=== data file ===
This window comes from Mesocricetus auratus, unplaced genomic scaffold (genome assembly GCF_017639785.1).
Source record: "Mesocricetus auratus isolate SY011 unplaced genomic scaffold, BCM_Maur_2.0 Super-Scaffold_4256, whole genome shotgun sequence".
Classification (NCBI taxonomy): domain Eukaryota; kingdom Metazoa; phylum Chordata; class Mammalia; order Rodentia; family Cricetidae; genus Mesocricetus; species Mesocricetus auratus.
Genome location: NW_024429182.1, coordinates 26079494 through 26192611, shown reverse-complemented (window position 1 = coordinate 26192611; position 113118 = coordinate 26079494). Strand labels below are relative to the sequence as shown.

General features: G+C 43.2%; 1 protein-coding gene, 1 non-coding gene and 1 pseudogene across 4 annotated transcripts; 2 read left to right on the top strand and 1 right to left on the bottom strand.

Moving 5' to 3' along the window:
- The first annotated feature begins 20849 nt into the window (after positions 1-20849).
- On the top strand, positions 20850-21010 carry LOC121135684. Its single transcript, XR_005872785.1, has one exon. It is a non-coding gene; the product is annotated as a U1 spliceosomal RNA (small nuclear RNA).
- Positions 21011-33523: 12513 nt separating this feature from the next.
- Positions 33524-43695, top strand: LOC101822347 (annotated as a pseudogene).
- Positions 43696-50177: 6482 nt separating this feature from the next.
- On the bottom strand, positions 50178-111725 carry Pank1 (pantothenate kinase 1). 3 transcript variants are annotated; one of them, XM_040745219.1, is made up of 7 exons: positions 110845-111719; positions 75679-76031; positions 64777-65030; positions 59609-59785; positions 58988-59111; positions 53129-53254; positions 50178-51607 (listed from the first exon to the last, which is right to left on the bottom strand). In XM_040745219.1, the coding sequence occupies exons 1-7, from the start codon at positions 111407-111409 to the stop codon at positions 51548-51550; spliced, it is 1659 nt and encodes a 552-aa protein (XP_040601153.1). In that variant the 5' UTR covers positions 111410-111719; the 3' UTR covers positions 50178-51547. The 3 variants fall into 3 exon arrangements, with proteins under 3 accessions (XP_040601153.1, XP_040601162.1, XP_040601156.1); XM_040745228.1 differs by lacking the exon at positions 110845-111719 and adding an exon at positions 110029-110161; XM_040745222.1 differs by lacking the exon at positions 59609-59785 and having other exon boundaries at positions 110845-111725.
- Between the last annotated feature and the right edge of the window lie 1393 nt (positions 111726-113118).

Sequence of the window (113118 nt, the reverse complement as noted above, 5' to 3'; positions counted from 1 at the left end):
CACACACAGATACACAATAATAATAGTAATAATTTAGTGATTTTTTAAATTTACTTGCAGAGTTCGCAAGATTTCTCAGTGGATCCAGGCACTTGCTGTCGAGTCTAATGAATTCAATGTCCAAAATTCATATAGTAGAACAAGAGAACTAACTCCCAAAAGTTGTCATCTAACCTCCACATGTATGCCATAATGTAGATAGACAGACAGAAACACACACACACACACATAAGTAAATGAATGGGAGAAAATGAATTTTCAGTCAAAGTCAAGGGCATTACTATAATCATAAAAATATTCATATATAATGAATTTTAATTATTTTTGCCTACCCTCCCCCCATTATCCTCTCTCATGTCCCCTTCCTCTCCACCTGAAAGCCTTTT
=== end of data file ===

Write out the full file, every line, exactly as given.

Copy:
This window comes from Mesocricetus auratus, unplaced genomic scaffold (genome assembly GCF_017639785.1).
Source record: "Mesocricetus auratus isolate SY011 unplaced genomic scaffold, BCM_Maur_2.0 Super-Scaffold_4256, whole genome shotgun sequence".
Classification (NCBI taxonomy): domain Eukaryota; kingdom Metazoa; phylum Chordata; class Mammalia; order Rodentia; family Cricetidae; genus Mesocricetus; species Mesocricetus auratus.
Genome location: NW_024429182.1, coordinates 26079494 through 26192611, shown reverse-complemented (window position 1 = coordinate 26192611; position 113118 = coordinate 26079494). Strand labels below are relative to the sequence as shown.

General features: G+C 43.2%; 1 protein-coding gene, 1 non-coding gene and 1 pseudogene across 4 annotated transcripts; 2 read left to right on the top strand and 1 right to left on the bottom strand.

Moving 5' to 3' along the window:
- The first annotated feature begins 20849 nt into the window (after positions 1-20849).
- On the top strand, positions 20850-21010 carry LOC121135684. Its single transcript, XR_005872785.1, has one exon. It is a non-coding gene; the product is annotated as a U1 spliceosomal RNA (small nuclear RNA).
- Positions 21011-33523: 12513 nt separating this feature from the next.
- Positions 33524-43695, top strand: LOC101822347 (annotated as a pseudogene).
- Positions 43696-50177: 6482 nt separating this feature from the next.
- On the bottom strand, positions 50178-111725 carry Pank1 (pantothenate kinase 1). 3 transcript variants are annotated; one of them, XM_040745219.1, is made up of 7 exons: positions 110845-111719; positions 75679-76031; positions 64777-65030; positions 59609-59785; positions 58988-59111; positions 53129-53254; positions 50178-51607 (listed from the first exon to the last, which is right to left on the bottom strand). In XM_040745219.1, the coding sequence occupies exons 1-7, from the start codon at positions 111407-111409 to the stop codon at positions 51548-51550; spliced, it is 1659 nt and encodes a 552-aa protein (XP_040601153.1). In that variant the 5' UTR covers positions 111410-111719; the 3' UTR covers positions 50178-51547. The 3 variants fall into 3 exon arrangements, with proteins under 3 accessions (XP_040601153.1, XP_040601162.1, XP_040601156.1); XM_040745228.1 differs by lacking the exon at positions 110845-111719 and adding an exon at positions 110029-110161; XM_040745222.1 differs by lacking the exon at positions 59609-59785 and having other exon boundaries at positions 110845-111725.
- Between the last annotated feature and the right edge of the window lie 1393 nt (positions 111726-113118).

Sequence of the window (113118 nt, the reverse complement as noted above, 5' to 3'; positions counted from 1 at the left end):
CACACACAGATACACAATAATAATAGTAATAATTTAGTGATTTTTTAAATTTACTTGCAGAGTTCGCAAGATTTCTCAGTGGATCCAGGCACTTGCTGTCGAGTCTAATGAATTCAATGTCCAAAATTCATATAGTAGAACAAGAGAACTAACTCCCAAAAGTTGTCATCTAACCTCCACATGTATGCCATAATGTAGATAGACAGACAGAAACACACACACACACACATAAGTAAATGAATGGGAGAAAATGAATTTTCAGTCAAAGTCAAGGGCATTACTATAATCATAAAAATATTCATATATAATGAATTTTAATTATTTTTGCCTACCCTCCCCCCATTATCCTCTCTCATGTCCCCTTCCTCTCCACCTGAAAGCCTTTT